In this issue of Barcelona Metròpolis we look at the topic of multilingualism in the city. And now that you mention your experience as a mediator, what’s it like to be an author who speaks different languages with her parents, siblings or children? How do you think linguistic diversity should be addressed? The Grup d’Estudi de Llengües Amenaçades [Threatened Languages Study Group] says there are 300 languages spoken in Barcelona, and proposed a vote to decide which one should have the honour of taking this number.

I would vote for a pidgin language, a creole language. My nephews live in Vic in a neighbourhood where there are lots of Berbers, and the way they mix Catalan and Tamazight is amazing. They take Catalan verbs and inflect them in Tamazight. The Tamazight they speak has interferences from Vic Catalan now. And there are also Tamazight elements in the Catalan they speak to each other.

What languages do you speak with your family?

When I was little, I lived in an outlying district of Vic and went to public school. I remember having to learn Spanish on the playground, after learning Catalan in the classroom, because if we didn’t speak Spanish, the other kids would make fun of us. So I ended up speaking in Spanish with my siblings. Then most of us ended up speaking in Catalan or Tamazight with our children. I speak Tamazight with my mother, Spanish with my siblings and Catalan with my children. The sociolinguistic factors change over time; there are no clear and defined patterns, but rather it happens like this.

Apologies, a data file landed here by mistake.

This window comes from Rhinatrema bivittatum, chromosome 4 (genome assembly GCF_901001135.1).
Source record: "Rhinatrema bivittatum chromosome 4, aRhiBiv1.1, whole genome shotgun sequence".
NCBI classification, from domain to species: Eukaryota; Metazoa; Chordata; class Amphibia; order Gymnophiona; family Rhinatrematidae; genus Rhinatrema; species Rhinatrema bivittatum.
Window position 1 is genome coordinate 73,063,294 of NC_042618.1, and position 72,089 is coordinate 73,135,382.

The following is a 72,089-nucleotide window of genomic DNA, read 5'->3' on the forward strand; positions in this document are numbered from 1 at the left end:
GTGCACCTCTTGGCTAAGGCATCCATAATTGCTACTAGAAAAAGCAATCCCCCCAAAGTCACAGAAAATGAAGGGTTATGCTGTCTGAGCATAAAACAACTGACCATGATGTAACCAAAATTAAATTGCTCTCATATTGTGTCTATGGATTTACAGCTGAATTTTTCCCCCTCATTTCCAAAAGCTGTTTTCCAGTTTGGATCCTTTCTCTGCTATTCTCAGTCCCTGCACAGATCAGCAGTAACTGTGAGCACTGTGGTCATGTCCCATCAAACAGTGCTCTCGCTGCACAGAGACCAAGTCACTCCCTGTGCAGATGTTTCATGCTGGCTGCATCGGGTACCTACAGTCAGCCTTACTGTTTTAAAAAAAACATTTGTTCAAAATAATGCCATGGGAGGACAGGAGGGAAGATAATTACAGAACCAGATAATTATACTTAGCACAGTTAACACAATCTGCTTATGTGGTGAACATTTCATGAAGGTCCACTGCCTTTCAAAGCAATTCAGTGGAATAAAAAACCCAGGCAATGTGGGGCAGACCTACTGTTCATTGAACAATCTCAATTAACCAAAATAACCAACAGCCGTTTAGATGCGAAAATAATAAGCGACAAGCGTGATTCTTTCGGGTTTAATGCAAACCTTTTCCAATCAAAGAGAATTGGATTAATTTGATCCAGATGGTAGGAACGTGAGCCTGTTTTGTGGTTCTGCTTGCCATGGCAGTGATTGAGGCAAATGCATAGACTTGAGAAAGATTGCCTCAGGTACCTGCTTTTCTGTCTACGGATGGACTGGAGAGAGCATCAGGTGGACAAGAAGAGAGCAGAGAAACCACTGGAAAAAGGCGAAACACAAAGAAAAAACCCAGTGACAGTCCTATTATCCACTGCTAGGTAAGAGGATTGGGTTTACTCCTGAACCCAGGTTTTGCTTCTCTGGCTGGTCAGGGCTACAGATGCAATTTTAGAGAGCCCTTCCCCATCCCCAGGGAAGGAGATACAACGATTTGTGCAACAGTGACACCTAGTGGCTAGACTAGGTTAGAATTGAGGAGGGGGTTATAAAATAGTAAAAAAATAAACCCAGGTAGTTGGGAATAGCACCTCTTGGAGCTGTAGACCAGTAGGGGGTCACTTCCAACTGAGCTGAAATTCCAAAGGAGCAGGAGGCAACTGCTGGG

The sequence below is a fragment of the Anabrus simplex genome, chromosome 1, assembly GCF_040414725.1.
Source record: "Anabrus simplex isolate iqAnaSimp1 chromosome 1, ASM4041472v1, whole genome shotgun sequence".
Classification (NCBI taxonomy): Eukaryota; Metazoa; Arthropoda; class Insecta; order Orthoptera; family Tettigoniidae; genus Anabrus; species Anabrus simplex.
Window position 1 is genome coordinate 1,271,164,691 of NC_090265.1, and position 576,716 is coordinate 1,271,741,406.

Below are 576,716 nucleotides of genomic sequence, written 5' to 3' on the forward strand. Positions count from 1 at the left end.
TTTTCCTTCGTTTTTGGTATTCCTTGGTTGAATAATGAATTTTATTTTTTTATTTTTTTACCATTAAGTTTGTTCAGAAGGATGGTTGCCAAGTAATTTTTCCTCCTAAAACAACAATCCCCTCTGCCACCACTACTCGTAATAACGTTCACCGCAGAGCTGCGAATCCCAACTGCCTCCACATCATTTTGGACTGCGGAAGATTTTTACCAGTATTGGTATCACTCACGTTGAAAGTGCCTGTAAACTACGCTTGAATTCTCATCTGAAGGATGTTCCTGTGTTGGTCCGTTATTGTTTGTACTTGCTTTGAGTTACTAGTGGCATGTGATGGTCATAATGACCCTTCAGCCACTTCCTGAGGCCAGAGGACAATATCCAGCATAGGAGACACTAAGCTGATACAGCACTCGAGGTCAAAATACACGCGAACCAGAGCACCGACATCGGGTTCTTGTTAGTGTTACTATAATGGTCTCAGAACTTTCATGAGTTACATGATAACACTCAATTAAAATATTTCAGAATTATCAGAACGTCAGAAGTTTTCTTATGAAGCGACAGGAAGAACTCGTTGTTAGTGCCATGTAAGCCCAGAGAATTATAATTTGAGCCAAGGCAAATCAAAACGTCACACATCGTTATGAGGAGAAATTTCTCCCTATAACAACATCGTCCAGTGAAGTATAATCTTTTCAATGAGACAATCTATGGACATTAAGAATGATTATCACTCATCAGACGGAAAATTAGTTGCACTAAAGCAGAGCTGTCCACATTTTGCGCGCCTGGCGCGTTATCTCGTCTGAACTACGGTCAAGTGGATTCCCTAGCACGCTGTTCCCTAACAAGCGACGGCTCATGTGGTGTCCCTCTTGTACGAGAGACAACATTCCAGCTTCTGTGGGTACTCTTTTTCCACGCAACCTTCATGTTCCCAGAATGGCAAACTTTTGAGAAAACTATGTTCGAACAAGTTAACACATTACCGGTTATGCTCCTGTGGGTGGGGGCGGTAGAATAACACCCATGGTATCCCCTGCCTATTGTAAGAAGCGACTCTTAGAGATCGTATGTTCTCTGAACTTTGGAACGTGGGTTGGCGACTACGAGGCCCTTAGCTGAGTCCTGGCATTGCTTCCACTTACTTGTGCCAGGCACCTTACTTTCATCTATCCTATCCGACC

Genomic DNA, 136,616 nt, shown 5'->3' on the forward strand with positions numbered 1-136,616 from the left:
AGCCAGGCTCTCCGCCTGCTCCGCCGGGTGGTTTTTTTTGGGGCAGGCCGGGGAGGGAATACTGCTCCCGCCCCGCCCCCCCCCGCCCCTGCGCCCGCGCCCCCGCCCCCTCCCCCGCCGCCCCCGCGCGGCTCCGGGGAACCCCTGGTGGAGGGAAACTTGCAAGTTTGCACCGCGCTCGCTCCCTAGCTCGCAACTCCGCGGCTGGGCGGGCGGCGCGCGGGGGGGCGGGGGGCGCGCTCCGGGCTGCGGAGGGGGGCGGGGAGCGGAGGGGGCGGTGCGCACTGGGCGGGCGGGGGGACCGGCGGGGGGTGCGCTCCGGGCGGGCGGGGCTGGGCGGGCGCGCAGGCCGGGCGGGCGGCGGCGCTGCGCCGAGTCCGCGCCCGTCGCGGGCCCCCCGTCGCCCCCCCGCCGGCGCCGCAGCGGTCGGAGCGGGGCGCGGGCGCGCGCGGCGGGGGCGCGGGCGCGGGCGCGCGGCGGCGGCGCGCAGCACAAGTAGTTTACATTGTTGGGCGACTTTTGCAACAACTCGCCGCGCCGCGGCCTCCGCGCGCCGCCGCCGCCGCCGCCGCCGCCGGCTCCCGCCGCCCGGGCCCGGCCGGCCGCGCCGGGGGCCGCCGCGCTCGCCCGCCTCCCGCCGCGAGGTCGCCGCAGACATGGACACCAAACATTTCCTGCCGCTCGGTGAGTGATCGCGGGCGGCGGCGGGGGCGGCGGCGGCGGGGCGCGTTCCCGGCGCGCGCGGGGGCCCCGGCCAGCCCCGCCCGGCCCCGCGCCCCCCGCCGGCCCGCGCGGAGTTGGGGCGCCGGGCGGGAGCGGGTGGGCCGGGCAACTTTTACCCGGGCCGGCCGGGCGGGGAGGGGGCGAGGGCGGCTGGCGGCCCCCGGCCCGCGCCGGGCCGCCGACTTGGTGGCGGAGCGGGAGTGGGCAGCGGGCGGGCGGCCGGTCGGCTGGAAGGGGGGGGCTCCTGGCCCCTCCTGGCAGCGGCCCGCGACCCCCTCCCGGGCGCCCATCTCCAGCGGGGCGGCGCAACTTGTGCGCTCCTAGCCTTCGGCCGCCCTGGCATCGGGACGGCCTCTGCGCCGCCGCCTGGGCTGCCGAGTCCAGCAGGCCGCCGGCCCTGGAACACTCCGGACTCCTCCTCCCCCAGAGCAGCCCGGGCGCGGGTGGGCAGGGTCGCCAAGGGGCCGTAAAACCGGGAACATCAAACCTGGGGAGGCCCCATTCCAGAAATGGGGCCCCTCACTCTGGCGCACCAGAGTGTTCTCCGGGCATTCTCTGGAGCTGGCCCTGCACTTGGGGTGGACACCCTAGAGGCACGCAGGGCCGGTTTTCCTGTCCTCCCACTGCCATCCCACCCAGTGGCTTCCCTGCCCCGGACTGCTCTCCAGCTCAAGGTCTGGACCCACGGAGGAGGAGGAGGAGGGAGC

In terms of the present and future of the novel, you’ve said that writers shouldn’t feel forced to innovate at every turn. Maybe now we’ve reached the end of the history of the novel and can finally talk about what’s important. You’ve also recognised the debt to the women in your family, great storytellers who knew how to explain things, lingering over details and creating dramatic tension. What kind of influence has Moroccan women’s storytelling style had on your work?

To be fair, I’d say that it can’t be considered a trait of Moroccan women. It’s more one of my mother’s gifts, which fascinates me. My mother is illiterate, but she has a unique ability to tell stories. She starts talking and you immediately find yourself inside her story; I don’t really know how she does it. She does it naturally, without hesitating, with an ability to capture detail. I remember being silent, listening… An influence like that isn’t recognised anywhere, nor is it honoured, but there are my roots as a storyteller. My great-grandmother was a great storyteller as well, with great vitality, and she had this same instinct for telling stories. I can only hope to be able to explain this disappearing world through literature.

Bernat Puigtobella

Barcelona Metròpolis Editor